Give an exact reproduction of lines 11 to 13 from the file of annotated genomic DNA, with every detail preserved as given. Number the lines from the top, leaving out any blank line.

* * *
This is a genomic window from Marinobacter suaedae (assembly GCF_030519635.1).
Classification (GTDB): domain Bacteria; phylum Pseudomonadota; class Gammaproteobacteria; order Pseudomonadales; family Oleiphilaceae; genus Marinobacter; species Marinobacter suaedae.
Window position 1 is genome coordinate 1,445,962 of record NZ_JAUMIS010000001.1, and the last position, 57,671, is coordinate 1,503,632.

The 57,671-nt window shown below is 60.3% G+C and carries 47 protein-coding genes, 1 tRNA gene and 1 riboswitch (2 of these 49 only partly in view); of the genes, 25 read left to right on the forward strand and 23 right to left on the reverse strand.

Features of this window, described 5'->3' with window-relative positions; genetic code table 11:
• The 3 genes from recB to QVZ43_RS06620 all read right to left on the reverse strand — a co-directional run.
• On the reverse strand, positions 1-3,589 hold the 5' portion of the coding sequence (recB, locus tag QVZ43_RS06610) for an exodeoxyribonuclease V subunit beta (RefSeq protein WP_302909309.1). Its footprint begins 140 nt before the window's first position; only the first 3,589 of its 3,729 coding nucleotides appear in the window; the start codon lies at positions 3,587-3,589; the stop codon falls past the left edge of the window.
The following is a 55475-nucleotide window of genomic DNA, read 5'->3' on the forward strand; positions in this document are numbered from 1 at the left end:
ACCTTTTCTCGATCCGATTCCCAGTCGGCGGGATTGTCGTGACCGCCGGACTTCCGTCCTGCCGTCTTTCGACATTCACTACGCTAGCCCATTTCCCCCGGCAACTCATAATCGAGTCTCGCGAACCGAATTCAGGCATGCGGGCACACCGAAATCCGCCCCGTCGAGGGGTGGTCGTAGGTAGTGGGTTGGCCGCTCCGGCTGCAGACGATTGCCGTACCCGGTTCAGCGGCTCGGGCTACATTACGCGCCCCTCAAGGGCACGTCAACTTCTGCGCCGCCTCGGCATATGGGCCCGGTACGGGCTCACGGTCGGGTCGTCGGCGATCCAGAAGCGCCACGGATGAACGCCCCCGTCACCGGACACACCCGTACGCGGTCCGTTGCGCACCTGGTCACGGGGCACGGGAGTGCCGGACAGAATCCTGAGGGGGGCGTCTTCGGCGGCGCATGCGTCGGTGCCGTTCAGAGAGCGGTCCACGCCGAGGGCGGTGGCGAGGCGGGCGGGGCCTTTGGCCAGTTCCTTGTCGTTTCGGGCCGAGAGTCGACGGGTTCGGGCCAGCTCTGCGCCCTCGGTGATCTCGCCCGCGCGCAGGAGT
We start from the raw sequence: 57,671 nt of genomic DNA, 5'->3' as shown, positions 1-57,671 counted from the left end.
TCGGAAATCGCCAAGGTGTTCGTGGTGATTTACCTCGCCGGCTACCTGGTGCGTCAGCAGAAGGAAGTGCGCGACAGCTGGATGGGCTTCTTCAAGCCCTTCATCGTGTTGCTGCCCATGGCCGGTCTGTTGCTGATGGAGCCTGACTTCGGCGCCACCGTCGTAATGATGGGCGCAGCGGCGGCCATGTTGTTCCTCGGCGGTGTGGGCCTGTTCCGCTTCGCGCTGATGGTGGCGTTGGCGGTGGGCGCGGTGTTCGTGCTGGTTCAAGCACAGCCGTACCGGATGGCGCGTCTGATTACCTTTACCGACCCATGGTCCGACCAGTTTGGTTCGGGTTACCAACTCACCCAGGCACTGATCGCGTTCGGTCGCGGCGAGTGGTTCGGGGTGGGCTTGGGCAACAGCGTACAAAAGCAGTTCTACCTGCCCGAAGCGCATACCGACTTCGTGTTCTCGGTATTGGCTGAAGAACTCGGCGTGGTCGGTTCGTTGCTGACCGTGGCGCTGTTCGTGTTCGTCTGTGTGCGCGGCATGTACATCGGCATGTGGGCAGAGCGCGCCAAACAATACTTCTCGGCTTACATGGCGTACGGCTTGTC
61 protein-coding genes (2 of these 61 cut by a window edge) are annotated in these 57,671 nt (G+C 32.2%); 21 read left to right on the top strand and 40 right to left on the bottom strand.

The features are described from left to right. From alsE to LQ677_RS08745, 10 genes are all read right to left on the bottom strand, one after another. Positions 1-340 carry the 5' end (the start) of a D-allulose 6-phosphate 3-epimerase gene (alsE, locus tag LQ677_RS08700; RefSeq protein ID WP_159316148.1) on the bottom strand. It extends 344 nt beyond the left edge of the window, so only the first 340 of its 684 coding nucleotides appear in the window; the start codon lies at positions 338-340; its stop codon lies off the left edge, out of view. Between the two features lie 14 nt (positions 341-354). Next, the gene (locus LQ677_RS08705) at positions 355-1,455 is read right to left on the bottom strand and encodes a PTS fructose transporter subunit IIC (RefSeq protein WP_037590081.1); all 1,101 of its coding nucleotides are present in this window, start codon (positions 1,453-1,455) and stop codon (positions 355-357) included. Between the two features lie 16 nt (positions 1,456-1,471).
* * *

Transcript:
TCGGAAATCGCCAAGGTGTTCGTGGTGATTTACCTCGCCGGCTACCTGGTGCGTCAGCAGAAGGAAGTGCGCGACAGCTGGATGGGCTTCTTCAAGCCCTTCATCGTGTTGCTGCCCATGGCCGGTCTGTTGCTGATGGAGCCTGACTTCGGCGCCACCGTCGTAATGATGGGCGCAGCGGCGGCCATGTTGTTCCTCGGCGGTGTGGGCCTGTTCCGCTTCGCGCTGATGGTGGCGTTGGCGGTGGGCGCGGTGTTCGTGCTGGTTCAAGCACAGCCGTACCGGATGGCGCGTCTGATTACCTTTACCGACCCATGGTCCGACCAGTTTGGTTCGGGTTACCAACTCACCCAGGCACTGATCGCGTTCGGTCGCGGCGAGTGGTTCGGGGTGGGCTTGGGCAACAGCGTACAAAAGCAGTTCTACCTGCCCGAAGCGCATACCGACTTCGTGTTCTCGGTATTGGCTGAAGAACTCGGCGTGGTCGGTTCGTTGCTGACCGTGGCGCTGTTCGTGTTCGTCTGTGTGCGCGGCATGTACATCGGCATGTGGGCAGAGCGCGCCAAACAATACTTCTCGGCTTACATGGCGTACGGCTTGTC
61 protein-coding genes (2 of these 61 cut by a window edge) are annotated in these 57,671 nt (G+C 32.2%); 21 read left to right on the top strand and 40 right to left on the bottom strand.

The features are described from left to right. From alsE to LQ677_RS08745, 10 genes are all read right to left on the bottom strand, one after another. Positions 1-340 carry the 5' end (the start) of a D-allulose 6-phosphate 3-epimerase gene (alsE, locus tag LQ677_RS08700; RefSeq protein ID WP_159316148.1) on the bottom strand. It extends 344 nt beyond the left edge of the window, so only the first 340 of its 684 coding nucleotides appear in the window; the start codon lies at positions 338-340; its stop codon lies off the left edge, out of view. Between the two features lie 14 nt (positions 341-354). Next, the gene (locus LQ677_RS08705) at positions 355-1,455 is read right to left on the bottom strand and encodes a PTS fructose transporter subunit IIC (RefSeq protein WP_037590081.1); all 1,101 of its coding nucleotides are present in this window, start codon (positions 1,453-1,455) and stop codon (positions 355-357) included. Between the two features lie 16 nt (positions 1,456-1,471).